State of the Environment 2011 Committee. Australia state of the environment 2011.
Independent report to the Australian Government Minister for Sustainability, Environment, Water, Population and Communities.
Canberra: DSEWPaC, 2011.
Pressures affecting Australia’s land environment derive from each of the drivers discussed in Chapter 2: Drivers, as well as from the interactions between them. The growing human population and levels of consumption, both domestically and globally, will increase demand for more food and fibre. Expanding settlements and infrastructure will continue to impact on the environment. Economic growth places more demands on natural resources, as well as generating financial resources and new technologies for environmental management.
Changed climate regimes and sea level rise associated with global warming are expected to place new pressures on both the natural environment and primary production systems (see Chapter 2: Drivers).29 These drivers interact—for example, fire regimes are influenced by both climate change and changing patterns of settlement and land use associated with population and economic growth. Coastal ecosystems will be affected by the interaction between sea level rise and human settlements.
These pressures are:
- those resulting from climate change, which include increased average temperatures, warmer minimum and maximum temperatures, less rainfall in much of Australia, and more extreme weather events
- vegetation clearing and associated habitat fragmentation, with consequences for ecosystem services such as carbon sequestration, and for biodiversity
- changed fire patterns for both wildfires and managed fires
- land uses and land-management practices, including farming and forestry systems
- invasive diseases, pest and weeds
- urban expansion
- waste disposal
- water diversions, and changed hydrology and salinity.
At a glance
The impacts of climate change on the land environment are expected to be profound. By 2070, many environments will differ markedly from those that currently exist. As a result, some vegetation communities will disappear, others will change significantly in extent and distribution, and novel ecosystems will arise. Many agricultural and production systems are likely to be adversely affected.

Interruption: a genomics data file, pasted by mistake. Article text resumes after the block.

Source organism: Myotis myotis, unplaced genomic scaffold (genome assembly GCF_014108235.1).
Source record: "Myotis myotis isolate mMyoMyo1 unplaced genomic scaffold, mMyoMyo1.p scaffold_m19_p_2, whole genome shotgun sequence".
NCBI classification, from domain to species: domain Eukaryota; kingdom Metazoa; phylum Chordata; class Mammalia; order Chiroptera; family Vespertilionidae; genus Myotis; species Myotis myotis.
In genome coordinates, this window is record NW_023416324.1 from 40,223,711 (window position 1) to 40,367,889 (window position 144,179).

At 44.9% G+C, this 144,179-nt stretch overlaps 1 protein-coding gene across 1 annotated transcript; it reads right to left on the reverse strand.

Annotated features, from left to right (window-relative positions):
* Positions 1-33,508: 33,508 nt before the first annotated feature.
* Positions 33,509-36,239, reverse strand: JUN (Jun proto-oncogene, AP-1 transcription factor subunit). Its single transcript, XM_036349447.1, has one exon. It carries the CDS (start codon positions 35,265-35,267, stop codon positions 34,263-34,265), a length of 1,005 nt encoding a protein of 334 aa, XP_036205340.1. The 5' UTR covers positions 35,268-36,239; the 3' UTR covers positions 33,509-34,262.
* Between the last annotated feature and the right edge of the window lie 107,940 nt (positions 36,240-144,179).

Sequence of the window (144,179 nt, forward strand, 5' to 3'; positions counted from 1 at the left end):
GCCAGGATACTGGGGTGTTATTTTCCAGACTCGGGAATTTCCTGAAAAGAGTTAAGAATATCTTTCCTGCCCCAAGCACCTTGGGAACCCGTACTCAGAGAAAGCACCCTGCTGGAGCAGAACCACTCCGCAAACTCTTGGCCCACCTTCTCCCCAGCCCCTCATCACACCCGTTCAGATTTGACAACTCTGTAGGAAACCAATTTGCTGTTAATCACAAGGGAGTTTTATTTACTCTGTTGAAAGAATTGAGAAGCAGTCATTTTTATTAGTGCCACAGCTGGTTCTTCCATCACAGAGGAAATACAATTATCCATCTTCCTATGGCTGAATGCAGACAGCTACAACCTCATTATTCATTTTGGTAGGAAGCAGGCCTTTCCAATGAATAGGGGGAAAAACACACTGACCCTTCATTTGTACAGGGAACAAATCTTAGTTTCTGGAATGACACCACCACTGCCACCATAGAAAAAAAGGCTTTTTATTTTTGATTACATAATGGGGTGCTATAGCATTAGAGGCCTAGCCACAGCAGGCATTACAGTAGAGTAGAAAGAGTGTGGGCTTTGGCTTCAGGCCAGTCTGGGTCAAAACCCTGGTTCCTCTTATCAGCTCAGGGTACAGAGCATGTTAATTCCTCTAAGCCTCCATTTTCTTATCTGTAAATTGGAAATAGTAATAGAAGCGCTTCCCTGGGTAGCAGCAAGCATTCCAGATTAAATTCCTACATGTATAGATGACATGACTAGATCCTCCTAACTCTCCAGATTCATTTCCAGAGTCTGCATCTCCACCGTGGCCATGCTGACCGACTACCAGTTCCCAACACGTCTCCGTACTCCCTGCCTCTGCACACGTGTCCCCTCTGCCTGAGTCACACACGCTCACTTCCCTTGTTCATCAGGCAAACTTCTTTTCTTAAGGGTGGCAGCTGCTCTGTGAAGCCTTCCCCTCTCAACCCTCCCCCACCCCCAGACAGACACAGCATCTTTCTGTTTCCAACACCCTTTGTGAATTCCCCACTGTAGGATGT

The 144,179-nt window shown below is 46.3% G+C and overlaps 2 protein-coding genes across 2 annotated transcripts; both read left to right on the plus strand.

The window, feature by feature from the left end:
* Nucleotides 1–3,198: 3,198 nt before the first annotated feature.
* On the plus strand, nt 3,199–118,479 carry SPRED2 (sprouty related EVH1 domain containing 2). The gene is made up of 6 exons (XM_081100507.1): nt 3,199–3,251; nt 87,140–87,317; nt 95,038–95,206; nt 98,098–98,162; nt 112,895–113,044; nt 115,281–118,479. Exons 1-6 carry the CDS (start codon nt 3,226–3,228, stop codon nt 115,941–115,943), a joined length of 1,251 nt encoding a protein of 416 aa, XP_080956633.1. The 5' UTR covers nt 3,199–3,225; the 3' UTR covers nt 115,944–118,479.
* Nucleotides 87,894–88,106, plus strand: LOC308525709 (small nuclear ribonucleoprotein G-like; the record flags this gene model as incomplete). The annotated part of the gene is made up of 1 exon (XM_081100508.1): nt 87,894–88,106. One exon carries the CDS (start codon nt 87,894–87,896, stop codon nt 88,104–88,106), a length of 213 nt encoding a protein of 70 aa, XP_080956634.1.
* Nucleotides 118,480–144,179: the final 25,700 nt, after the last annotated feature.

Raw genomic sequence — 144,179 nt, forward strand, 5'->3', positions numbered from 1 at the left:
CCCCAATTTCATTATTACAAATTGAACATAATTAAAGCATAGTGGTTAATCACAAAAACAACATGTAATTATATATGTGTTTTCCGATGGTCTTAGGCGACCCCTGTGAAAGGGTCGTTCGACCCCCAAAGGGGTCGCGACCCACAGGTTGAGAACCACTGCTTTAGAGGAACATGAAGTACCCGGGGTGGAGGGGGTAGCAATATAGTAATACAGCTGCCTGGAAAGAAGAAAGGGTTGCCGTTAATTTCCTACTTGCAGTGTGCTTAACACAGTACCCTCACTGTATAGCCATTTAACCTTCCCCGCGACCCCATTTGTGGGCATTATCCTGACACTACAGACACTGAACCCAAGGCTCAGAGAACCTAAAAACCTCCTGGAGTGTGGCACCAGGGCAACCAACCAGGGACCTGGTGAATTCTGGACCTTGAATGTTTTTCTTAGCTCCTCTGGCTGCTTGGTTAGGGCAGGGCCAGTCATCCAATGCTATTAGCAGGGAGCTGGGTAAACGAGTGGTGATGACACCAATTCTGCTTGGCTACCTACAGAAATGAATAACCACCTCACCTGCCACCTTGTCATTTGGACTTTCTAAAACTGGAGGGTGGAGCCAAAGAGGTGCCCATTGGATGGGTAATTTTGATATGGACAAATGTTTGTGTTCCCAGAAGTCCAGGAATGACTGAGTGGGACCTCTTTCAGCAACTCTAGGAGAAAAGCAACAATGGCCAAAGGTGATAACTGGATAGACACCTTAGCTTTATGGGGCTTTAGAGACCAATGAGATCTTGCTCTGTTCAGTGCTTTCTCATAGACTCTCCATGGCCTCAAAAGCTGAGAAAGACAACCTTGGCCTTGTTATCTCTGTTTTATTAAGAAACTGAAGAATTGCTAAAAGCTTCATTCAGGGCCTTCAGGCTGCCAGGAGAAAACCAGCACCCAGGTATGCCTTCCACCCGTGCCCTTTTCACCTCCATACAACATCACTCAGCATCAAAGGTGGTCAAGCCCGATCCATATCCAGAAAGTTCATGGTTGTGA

Rates of land clearing averaged around one million hectares annually over the period 2000-10, and were balanced by the extent of regrowth—although the character and values of the original and regrowth vegetation are often different. Land clearing and ecosystem fragmentation associated with the expansion of both agriculture and settlements are concentrated in a relatively small number of regions.
Widespread landscape-scale pressures—particularly those due to invasive species and inappropriate fire regimes—continue to threaten environmental values across much of Australia’s land environment. These pressures are likely to be exacerbated by climate change. The impacts of these pressures are particularly pronounced on the extensively managed environments of northern Australia.
Pressures on the land environment associated with livestock grazing—Australia’s most extensive land use—are mixed; they appear to be diminishing in some regions, but increasing in others. Although better management of many agricultural systems has reduced their impacts on the land environment, a number of issues around nutrient and soil management remain. Management of both native and plantation production forests has become more regulated, and landscape-scale impacts are generally small.
The widespread adoption of minimum tillage in agriculture during the past decade is a major achievement by Australian farmers that reduces pressures affecting the land environment.
Urban and peri urban expansion, particularly around major cities and in some coastal regions, continues to impact adversely on land environmental values.
Each pressure, except water diversions, which are discussed in Chapter 4: Inland water, is discussed below.
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